LOS ANGELES -- About this time last year, Washington Capitals winger Alex Ovechkin predicted that fellow Russian Evgeni Malkin would win the Calder Trophy as the NHL rookie of the year if he joined the Penguins this season.
That's looking like a pretty good call early this season, with Malkin getting a goal in each of his first five games and nine points going into the late game against the Los Angeles Kings last night at Staples Center. He missed the Penguins' first four games because of a shoulder injury.
But just as Ovechkin had to hold off the Penguins' Sidney Crosby, Calgary defenseman Dion Phaneuf and New York Rangers goaltender Henrik Lundqvist to win the Calder last season, Malkin appears to have some strong competition in 2006-07.
One push could come from teammate Jordan Staal, the 18-year-old who beat the odds to stick with the Penguins.
Three others who appear to be contenders are on teams the Penguins will face on their current West Coast trip.
Last night, they faced Kings center Anze Kopitar, who led all rookies with 13 points. Saturday night, they play at San Jose, where Sharks defenseman Matt Carle has 12 points in 13 games. Monday, they go against Anaheim and winger Dustin Penner, who had eight points through 12 games.
Kopitar, 19, is a 6-foot-4, 220-pounder who stands out because he is the first NHL player from Slovenia.
That means that, although Kopitar was the 11th overall pick in the 2005 draft, he did not have the fanfare that Crosby, Malkin and others have had before arriving in the NHL.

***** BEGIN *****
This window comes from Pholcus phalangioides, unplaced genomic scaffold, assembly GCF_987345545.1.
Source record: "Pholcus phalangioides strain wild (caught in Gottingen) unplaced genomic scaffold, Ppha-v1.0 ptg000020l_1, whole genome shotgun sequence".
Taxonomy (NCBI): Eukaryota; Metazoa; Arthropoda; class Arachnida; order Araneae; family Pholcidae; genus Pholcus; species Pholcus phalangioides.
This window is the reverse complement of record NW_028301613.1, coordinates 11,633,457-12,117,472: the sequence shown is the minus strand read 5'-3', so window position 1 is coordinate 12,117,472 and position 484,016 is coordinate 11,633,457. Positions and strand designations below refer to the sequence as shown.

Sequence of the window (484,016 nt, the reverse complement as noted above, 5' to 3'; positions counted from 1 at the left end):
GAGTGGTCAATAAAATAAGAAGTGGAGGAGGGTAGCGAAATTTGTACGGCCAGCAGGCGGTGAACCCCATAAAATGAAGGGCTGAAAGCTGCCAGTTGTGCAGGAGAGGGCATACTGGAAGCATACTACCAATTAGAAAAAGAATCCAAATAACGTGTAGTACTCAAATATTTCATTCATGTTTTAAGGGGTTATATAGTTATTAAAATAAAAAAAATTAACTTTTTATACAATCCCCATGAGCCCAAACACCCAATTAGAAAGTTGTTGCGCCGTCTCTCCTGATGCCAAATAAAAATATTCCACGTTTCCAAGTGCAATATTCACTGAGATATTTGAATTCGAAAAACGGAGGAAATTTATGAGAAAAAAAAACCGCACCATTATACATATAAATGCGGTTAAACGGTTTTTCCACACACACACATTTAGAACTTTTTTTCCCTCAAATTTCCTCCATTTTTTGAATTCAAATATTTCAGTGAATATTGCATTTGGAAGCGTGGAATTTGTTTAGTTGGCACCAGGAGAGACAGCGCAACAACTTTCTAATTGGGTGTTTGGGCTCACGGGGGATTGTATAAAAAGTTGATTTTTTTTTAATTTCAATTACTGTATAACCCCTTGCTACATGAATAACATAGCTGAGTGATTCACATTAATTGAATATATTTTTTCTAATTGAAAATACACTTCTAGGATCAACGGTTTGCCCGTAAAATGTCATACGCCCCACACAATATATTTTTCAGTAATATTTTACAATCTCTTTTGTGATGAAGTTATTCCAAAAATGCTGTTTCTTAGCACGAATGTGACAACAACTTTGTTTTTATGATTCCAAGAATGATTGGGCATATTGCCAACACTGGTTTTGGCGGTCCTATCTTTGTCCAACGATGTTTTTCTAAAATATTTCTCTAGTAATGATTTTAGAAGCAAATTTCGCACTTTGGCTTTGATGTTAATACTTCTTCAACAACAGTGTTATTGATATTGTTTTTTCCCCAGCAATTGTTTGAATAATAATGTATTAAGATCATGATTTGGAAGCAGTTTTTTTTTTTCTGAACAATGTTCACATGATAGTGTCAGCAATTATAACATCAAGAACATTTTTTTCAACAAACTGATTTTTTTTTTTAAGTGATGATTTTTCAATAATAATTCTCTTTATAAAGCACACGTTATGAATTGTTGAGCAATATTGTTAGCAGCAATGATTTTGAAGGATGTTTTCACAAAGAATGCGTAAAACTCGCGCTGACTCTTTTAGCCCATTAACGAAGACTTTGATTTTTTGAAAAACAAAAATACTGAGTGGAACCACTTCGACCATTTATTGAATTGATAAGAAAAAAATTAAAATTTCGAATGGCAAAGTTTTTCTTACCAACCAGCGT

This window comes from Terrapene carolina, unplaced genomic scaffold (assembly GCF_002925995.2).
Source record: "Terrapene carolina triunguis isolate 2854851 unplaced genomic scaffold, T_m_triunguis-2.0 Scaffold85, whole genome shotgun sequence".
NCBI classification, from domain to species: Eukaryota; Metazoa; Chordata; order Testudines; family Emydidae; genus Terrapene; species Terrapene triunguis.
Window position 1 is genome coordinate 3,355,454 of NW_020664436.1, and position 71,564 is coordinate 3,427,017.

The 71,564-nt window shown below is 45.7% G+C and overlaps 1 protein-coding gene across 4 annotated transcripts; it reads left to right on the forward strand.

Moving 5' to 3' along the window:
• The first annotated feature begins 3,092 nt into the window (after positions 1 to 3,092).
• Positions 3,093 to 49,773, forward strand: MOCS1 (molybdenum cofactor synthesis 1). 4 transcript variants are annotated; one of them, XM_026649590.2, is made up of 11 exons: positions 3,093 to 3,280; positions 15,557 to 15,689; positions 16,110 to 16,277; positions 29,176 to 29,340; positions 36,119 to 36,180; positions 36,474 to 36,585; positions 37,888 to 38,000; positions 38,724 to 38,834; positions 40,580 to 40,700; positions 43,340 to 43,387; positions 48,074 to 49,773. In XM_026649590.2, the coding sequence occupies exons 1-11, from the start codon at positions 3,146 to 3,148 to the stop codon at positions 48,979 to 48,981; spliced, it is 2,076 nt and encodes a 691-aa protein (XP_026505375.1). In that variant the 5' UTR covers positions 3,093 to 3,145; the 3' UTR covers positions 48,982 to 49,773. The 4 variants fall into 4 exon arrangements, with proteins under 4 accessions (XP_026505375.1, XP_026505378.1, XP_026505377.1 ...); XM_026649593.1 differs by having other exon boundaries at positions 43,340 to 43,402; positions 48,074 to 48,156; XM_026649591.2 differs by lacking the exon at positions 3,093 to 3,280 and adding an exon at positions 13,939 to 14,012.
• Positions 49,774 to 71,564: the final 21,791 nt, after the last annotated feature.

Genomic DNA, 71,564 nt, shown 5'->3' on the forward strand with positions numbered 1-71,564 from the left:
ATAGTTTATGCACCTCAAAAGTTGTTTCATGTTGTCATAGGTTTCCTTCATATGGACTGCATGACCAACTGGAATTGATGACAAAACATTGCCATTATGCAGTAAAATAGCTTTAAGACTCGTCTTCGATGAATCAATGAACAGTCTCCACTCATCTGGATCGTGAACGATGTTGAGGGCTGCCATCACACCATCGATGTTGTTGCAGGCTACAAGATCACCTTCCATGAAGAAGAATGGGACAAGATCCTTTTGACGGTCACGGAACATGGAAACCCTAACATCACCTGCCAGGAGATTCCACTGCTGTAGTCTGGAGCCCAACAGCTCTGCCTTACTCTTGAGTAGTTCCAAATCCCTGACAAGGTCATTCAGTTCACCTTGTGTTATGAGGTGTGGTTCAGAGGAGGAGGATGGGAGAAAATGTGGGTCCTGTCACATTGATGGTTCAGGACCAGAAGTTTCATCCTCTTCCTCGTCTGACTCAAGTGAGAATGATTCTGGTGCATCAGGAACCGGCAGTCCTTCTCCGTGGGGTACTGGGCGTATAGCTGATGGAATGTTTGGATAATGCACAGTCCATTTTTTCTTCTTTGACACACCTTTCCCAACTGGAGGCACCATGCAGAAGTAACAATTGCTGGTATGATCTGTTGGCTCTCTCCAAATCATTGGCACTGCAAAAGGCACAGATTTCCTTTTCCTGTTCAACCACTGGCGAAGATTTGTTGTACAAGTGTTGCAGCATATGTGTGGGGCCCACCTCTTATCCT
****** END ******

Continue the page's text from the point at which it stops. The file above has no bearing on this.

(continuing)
"We had heard about him, but no one got a chance to see him play," Penguins coach Michel Therrien said yesterday. "Now he's opening up a lot of eyes.
"He's a good player. He's one of those players that has a lot of skill and shoots the puck. He's always around the net. You have to pay attention to him."
Other rookies to watch include two in Colorado, Paul Stastny (10 points through 11 games) and Wojtek Wolski (eight points through 11 games).
Therrien believes that the NHL could continue to see strong crops of rookies because rule changes and the crackdowns that took effect last season opened the door to younger players with good hands and strong skating skills while weeding out some of the more experienced players who rely more on guile or toughness.
"It's a faster game," Therrien said. "You need speed and skill. Before the new rules, there were guys who were able to stick in the NHL and compete and make a career out of it. Right now, with the new rules, if you're having a hard time skating, it's getting tougher and tougher."
Shelly Anderson can be reached at email@example.com or 412-263-1721.